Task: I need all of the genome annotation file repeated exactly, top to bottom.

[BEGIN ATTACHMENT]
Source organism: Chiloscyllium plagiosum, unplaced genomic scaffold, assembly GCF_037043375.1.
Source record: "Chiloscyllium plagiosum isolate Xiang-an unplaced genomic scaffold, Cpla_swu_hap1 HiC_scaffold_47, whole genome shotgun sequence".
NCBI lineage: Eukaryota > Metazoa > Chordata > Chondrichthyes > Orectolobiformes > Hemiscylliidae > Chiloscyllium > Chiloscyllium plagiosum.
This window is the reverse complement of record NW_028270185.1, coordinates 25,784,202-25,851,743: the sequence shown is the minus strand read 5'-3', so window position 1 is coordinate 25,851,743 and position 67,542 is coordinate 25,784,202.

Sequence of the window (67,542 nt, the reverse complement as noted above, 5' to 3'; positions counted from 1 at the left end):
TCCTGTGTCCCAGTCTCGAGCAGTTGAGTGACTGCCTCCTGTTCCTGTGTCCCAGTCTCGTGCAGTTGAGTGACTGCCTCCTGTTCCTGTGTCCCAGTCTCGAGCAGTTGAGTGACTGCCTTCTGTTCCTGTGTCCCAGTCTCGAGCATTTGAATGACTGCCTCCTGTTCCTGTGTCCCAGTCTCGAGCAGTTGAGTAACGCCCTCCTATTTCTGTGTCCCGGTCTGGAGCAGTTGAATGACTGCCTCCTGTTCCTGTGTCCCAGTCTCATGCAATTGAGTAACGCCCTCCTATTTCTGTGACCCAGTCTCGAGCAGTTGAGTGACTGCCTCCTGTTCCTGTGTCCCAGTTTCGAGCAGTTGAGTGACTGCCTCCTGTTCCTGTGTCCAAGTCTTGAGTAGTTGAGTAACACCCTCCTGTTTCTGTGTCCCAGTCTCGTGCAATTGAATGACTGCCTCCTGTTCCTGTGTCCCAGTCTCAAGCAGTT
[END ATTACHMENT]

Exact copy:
Source organism: Chiloscyllium plagiosum, unplaced genomic scaffold, assembly GCF_037043375.1.
Source record: "Chiloscyllium plagiosum isolate Xiang-an unplaced genomic scaffold, Cpla_swu_hap1 HiC_scaffold_47, whole genome shotgun sequence".
NCBI lineage: Eukaryota > Metazoa > Chordata > Chondrichthyes > Orectolobiformes > Hemiscylliidae > Chiloscyllium > Chiloscyllium plagiosum.
This window is the reverse complement of record NW_028270185.1, coordinates 25,784,202-25,851,743: the sequence shown is the minus strand read 5'-3', so window position 1 is coordinate 25,851,743 and position 67,542 is coordinate 25,784,202.

Sequence of the window (67,542 nt, the reverse complement as noted above, 5' to 3'; positions counted from 1 at the left end):
TCCTGTGTCCCAGTCTCGAGCAGTTGAGTGACTGCCTCCTGTTCCTGTGTCCCAGTCTCGTGCAGTTGAGTGACTGCCTCCTGTTCCTGTGTCCCAGTCTCGAGCAGTTGAGTGACTGCCTTCTGTTCCTGTGTCCCAGTCTCGAGCATTTGAATGACTGCCTCCTGTTCCTGTGTCCCAGTCTCGAGCAGTTGAGTAACGCCCTCCTATTTCTGTGTCCCGGTCTGGAGCAGTTGAATGACTGCCTCCTGTTCCTGTGTCCCAGTCTCATGCAATTGAGTAACGCCCTCCTATTTCTGTGACCCAGTCTCGAGCAGTTGAGTGACTGCCTCCTGTTCCTGTGTCCCAGTTTCGAGCAGTTGAGTGACTGCCTCCTGTTCCTGTGTCCAAGTCTTGAGTAGTTGAGTAACACCCTCCTGTTTCTGTGTCCCAGTCTCGTGCAATTGAATGACTGCCTCCTGTTCCTGTGTCCCAGTCTCAAGCAGTT